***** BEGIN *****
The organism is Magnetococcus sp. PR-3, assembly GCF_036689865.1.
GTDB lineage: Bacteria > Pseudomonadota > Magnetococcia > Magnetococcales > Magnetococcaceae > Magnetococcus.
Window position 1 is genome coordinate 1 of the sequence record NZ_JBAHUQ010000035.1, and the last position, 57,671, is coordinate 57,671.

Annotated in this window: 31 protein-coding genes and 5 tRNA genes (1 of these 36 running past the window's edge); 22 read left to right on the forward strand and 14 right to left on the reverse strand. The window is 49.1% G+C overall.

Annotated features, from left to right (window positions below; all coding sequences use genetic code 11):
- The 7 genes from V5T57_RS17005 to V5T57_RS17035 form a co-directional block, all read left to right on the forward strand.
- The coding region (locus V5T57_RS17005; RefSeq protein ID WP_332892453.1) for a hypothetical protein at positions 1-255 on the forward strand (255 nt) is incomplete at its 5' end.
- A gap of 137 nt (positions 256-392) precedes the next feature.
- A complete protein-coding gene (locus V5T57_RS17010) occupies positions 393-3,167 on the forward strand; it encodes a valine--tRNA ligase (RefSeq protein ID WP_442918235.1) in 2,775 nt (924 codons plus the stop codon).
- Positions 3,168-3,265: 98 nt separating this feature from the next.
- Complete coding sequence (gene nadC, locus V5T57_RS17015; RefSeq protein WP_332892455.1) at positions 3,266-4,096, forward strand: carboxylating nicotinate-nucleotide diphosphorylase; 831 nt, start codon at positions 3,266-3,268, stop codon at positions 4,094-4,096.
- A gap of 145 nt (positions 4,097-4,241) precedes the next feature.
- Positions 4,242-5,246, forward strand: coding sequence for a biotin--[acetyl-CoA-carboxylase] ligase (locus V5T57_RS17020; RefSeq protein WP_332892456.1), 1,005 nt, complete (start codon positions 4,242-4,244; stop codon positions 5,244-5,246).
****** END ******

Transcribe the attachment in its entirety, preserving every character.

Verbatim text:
The organism is Magnetococcus sp. PR-3, assembly GCF_036689865.1.
GTDB lineage: Bacteria > Pseudomonadota > Magnetococcia > Magnetococcales > Magnetococcaceae > Magnetococcus.
Window position 1 is genome coordinate 1 of the sequence record NZ_JBAHUQ010000035.1, and the last position, 57,671, is coordinate 57,671.

Annotated in this window: 31 protein-coding genes and 5 tRNA genes (1 of these 36 running past the window's edge); 22 read left to right on the forward strand and 14 right to left on the reverse strand. The window is 49.1% G+C overall.

Annotated features, from left to right (window positions below; all coding sequences use genetic code 11):
- The 7 genes from V5T57_RS17005 to V5T57_RS17035 form a co-directional block, all read left to right on the forward strand.
- The coding region (locus V5T57_RS17005; RefSeq protein ID WP_332892453.1) for a hypothetical protein at positions 1-255 on the forward strand (255 nt) is incomplete at its 5' end.
- A gap of 137 nt (positions 256-392) precedes the next feature.
- A complete protein-coding gene (locus V5T57_RS17010) occupies positions 393-3,167 on the forward strand; it encodes a valine--tRNA ligase (RefSeq protein ID WP_442918235.1) in 2,775 nt (924 codons plus the stop codon).
- Positions 3,168-3,265: 98 nt separating this feature from the next.
- Complete coding sequence (gene nadC, locus V5T57_RS17015; RefSeq protein WP_332892455.1) at positions 3,266-4,096, forward strand: carboxylating nicotinate-nucleotide diphosphorylase; 831 nt, start codon at positions 3,266-3,268, stop codon at positions 4,094-4,096.
- A gap of 145 nt (positions 4,097-4,241) precedes the next feature.
- Positions 4,242-5,246, forward strand: coding sequence for a biotin--[acetyl-CoA-carboxylase] ligase (locus V5T57_RS17020; RefSeq protein WP_332892456.1), 1,005 nt, complete (start codon positions 4,242-4,244; stop codon positions 5,244-5,246).